Posts Tagged ‘The Gift’

From the Director of 47 Ronin: The Gift Short SF Film

January 15, 2014

With the samurai fantasy epic, 47 Ronin about to hit the big screens here in Britain, I found this fascinating short film by its director, Carl Erik Rinsch. The Gift is set in a future Russia, inhabited by animal and humanoid robots, and patrolled by sinister and murderous robotic cops. A mysterious man travels through Moscow with a gift-wrapped package, containing something so precious people are willing to kill and die for it.

I found it on Youtube at http://www.youtube.com/watch?v=Jeve1kJCBlc.

Rinsch himself is American, and the film itself was shown about four years ago in 2010 as part of the Philiips Parallel Lines film festival. Nevertheless, it’s a fascinating little film, which certainly makes me wish for a few more, full-length SF films set in Russia. Russia has a long tradition of excellent SF literature, of which the best known in the West is probably the work of the Strugatski brothers. Their novel, Stalker, was turned into a film of the same name by the great Russian director Andrei Tarkovsky. Tarkovsky had earlier produced Solaris, based on the classic SF novel of the same name by the Polish SF writer, Stanislaw Lem. Tarkovsky, however, cut out most of the books special effects sequences, leaving the film as a long discussion on evil and human responsibilities by the characters as they roam a devastated, post-industrial landscape in search of something.

It’s very different from the book, where the weird, devastated environment of the Zone is given a rather fuller description. In the book the area has been cordoned off following a mysterious incident, the crash of an alien spacecraft. The area is now a death-trap in which normal, physical laws no longer apply. There can be sudden, massive increases in gravity, which can crush the unwitting traveller. The Zone is also populated by hostile dummies, the zombie remnants of humans caught, killed, and twisted into something not quite dead by the power of the strange forces that created and pervade the Zone.

The book’s hero is rather different too. In both the book and the film he’s an outlaw, venturing into the forbidden environment of the Zone in order to bring back valuable alien artefacts for money in order to support himself and his family. His journeys into the Zone have worked a terrible effect on him. Over time the Stalkers suffer genetic damage due to their exposure to the Zone and its bizarre forces. The Stalker of the novel in his career makes too many journeys into the Zone, with the result that his daughter is mutated. The film, however, makes the character much less morally ambiguous. In the book the character is at times quite ruthless, fully prepared to sacrifice his unwitting fellow travellers to the Zone and its deadly forces in order to get what he wants. Instead of the film’s elevated questioning of the nature of morality in the face of catastrophe, the book has a much darker tone, more Western cyberpunk with its similar amoral, outlaw heroes and noir-ish visions of a decaying or wrecked future.

Steven Soderbergh remade Solaris a few years ago, with George Clooney in the lead role. It was shorter than the Tarkovsky version, but made a few minor changes. There were sex scenes, which certainly weren’t present in Tarkovsky’s presence, one of the characters, the physicist Snow, was changed from a White man to a Black woman. In most other respects, however, the film was almost exactly the same, with some scenes almost shot-for-shot identical to the original. I’d like to see someone remake Stalker, but keeping closer to the source novel and showing some of the terrible wonders and dangers of the Zone.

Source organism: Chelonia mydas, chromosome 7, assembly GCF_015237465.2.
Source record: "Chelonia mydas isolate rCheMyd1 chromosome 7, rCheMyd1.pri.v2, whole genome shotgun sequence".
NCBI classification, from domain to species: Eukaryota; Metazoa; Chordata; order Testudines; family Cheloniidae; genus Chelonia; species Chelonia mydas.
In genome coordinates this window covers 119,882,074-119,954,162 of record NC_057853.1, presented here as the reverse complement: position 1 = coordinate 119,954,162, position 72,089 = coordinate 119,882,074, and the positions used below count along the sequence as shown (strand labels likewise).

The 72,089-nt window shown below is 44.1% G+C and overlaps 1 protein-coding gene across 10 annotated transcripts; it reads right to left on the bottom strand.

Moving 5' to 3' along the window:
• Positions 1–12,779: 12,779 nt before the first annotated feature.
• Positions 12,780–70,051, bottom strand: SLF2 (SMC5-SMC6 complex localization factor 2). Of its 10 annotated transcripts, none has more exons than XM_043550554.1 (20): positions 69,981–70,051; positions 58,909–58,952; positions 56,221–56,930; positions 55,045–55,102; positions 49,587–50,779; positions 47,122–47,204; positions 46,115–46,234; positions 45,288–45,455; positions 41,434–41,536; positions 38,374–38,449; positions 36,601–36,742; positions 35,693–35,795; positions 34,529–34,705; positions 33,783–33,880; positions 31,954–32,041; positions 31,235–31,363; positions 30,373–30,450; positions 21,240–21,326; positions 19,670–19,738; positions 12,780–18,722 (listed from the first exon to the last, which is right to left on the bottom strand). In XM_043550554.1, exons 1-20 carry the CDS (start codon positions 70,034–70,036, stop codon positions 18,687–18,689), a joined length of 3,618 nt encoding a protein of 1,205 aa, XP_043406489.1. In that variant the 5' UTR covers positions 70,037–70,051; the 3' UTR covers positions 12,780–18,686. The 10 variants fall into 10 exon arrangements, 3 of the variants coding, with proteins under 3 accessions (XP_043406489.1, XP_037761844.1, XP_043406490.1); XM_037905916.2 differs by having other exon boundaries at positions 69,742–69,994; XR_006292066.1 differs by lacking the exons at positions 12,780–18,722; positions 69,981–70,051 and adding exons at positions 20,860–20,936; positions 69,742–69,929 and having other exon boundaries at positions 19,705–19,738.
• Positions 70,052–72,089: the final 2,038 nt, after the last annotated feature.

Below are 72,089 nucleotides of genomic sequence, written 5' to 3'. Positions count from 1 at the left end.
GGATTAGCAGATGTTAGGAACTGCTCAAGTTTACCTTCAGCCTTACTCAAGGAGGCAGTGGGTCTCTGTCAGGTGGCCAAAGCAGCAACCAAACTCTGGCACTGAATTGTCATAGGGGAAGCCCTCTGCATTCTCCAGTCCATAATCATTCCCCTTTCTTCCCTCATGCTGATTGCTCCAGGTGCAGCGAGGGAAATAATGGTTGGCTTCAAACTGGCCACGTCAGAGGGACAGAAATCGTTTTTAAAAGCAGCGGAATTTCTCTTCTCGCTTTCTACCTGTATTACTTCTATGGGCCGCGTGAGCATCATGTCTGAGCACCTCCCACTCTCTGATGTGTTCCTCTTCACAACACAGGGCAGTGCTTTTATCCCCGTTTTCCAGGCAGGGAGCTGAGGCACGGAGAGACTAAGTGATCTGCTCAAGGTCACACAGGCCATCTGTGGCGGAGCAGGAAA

The Strugatski brothers are only two of the many brilliant SF writers from Russia and eastern Europe. One or two of their other works were also filmed under Soviet rule, including In The Dust of their Stars, in which heroic Russian space travellers try to lead a rebellion against the oppressive rule of a planet’s feudal tyrant. Another Soviet SF film, though one which wasn’t written by them, is Planet of Storms, about a expedition to Venus. More recent Russian SF/ Fantasy films have been Daywatch and Nightwatch, about a secret society protecting humanity from supernatural evil. Seeing The Gift and with its setting in Russia reminded me just how great Russian, and eastern Science Fiction generally could be. It’s at times markedly different from Western SF. Under Communism, it was often written as a parable, in which the authors made coded comments and observations about the state of Soviet society, which they couldn’t express directly in realist fiction.

Stalker, with its depiction of wrecked landscape rendered deadly through a technological accident, became particularly relevant after the Chernobyl disaster. A few years ago a computer game was released, whose creators were Russian, and which mixed elements of Stalker with that of Chernobyl and its similar, horrifically polluted zone. Although it was entertainment, it also had a more serious purpose as it was partly intended to promote ecological awareness about the dangers of the devastating effects of such human activities on the natural world. The Russian film industry suffered catastrophically after the collapse of Communism, as it couldn’t compete with the big budget films from Hollywood, like The Terminator. The success of the Day- and Nightwatch films has proved that Russian film-makers can still produce great SF/ Fantasy films in a global market, so hopefully there will be a few more SF and Fantasy films coming from Russia and eastern Europe. And that will be no bad thing at all.

This is the trailer of Tarkovsky’s 1979 film of Stalker from Youtube:

Here’s an extract from Planet of Storms, also from Youtube :

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